Staphanie definitely had the mindset of a long-term investor, that manages to compound money for decades. She also deferred taking Social Security until the age of 70. She was generating close to $40,000 in Social Security and VA Pension by 2014. In addition, she was earning $675/month from a renter.
She didn’t own a computer, and placed trades over the phone. However, Stephanie did keep up with research, by reading Wall Street Journal, Barron’s, Forbes, The Economist and New York Times.
By the last decade of her life however, she seemed to have started using the services of a financial advisor. Perhaps that was helpful to keep her investments in check. Most probably, this was done as part of her comprehensive estate planning process.
Stephanie used to say that: “You can’t take money with you when you pass on,”
She had managed to donate over $5 million to different causes. According to my research, she never really took money from the investment portfolios. Rather, she lived off Social Security checks, and rent payments, after retiring.
She donated $1 million each to the following organizations:
– University of Buffalo’s School of Dental Medicine
– Jacobs School of Medicine and Biomedical Sciences
– UB School of Arts and Sciences
– UB School of Engineering
– The Kosciuszko Foundation
While they couldn’t have children, she and her husband provided scholarships for 30 students of Polish heritage.
She was also active in the Greater Buffalo Memorial Society, a nonprofit educational organization that monitors the funeral industry for consumers, and served as its membership secretary.
Stephanie died at the age of 101 in 2018. She was survived by her sister Mary Szymanski, and 23 nieces and nephews.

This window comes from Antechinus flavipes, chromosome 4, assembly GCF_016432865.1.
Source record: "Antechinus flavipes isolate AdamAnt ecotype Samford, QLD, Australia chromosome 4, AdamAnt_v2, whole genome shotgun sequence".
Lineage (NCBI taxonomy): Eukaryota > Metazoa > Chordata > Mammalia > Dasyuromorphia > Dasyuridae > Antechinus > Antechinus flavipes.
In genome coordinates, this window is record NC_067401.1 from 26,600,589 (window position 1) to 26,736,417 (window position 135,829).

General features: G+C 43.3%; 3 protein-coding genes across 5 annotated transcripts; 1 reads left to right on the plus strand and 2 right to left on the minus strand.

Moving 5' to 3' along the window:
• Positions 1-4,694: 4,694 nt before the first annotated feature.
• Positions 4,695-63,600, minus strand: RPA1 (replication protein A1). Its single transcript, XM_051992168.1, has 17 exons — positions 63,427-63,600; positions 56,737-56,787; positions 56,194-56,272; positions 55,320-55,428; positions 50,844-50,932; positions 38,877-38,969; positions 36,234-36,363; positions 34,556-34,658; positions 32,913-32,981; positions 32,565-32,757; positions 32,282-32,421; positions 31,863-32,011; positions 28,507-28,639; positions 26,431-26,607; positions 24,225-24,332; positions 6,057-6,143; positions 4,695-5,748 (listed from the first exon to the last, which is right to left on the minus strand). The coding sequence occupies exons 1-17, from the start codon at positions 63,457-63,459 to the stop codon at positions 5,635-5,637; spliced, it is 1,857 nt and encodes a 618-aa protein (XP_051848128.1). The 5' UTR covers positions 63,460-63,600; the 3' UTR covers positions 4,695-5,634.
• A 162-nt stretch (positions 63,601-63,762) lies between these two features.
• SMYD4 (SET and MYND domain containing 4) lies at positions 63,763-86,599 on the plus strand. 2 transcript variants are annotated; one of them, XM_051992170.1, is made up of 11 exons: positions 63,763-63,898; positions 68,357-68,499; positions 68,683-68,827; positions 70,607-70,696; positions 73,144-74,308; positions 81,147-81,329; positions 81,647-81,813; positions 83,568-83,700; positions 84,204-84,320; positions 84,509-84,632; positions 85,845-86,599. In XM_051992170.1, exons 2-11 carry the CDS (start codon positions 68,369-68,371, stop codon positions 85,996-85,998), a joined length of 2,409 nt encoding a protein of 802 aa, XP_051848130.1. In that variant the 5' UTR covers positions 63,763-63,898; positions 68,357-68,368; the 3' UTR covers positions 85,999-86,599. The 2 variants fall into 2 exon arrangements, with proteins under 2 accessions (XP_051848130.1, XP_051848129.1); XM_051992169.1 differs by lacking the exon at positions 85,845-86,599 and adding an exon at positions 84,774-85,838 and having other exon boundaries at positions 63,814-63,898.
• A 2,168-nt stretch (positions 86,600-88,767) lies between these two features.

I love this story very much.
It shows that ordinary investors from all walks of life can become successful investors by:
– Investing in companies they understand
– Investing with a long-term focus
– Compounding capital and reinvesting dividends for decades
You do not need to be a millionaire to start investing. On the contrary, the best investors start small, and learn how to manage money when they do not have a lot at stake. However, the skill of managing investments is highly scalable. This is why the skills that help you invest your first $1000 or $10,000 are the same as investing through your first $100,000 or first $1 million or higher.
In addition, anyone with some patience and plain common sense can learn to be a good long-term investor. You also do not need a high income. In addition, it is never too late to start investing.
For Stephanie Mucha, she never made a lot of money or had formal training as an investor. She didn’t sell when the market declined. She knew as a long term investors that over the long term, stocks can produce significant wealth. She also didn’t start investing until her late 30s – early 40s.
I believe that the most important part of investing is getting started. You should not despise the days of small beginnings, but rather start early, and try to take maximum advantage of compounding. When you are younger, time is your most important asset. If you compound for 50 years, even a small amount of capital would turn into large dollar amounts. For reference, at an annualized rate of return of 10%/year, $1 invested turns into $117. Historically, the US stock market has returned about 10%/year, annualized over long periods of time. Investing in productive assets, such as businesses, is a massive wealth-building tool that leverages the massive tailwind of innovation, entrepreneurship and hard work of millions of people that capitalism unleashes worldwide.
There are many other lessons of course, notably to try to live within your means, and to look for ways to increase income. Earning money through salary is great, but if you can generate side income from renting, or perhaps consulting, or pensions, or dividends, it can go a long way in increasing your savings rate. This can speed up your journey to financial independence. In addition, by having multiple streams of income, you are not going to be in trouble if you lost your job for example.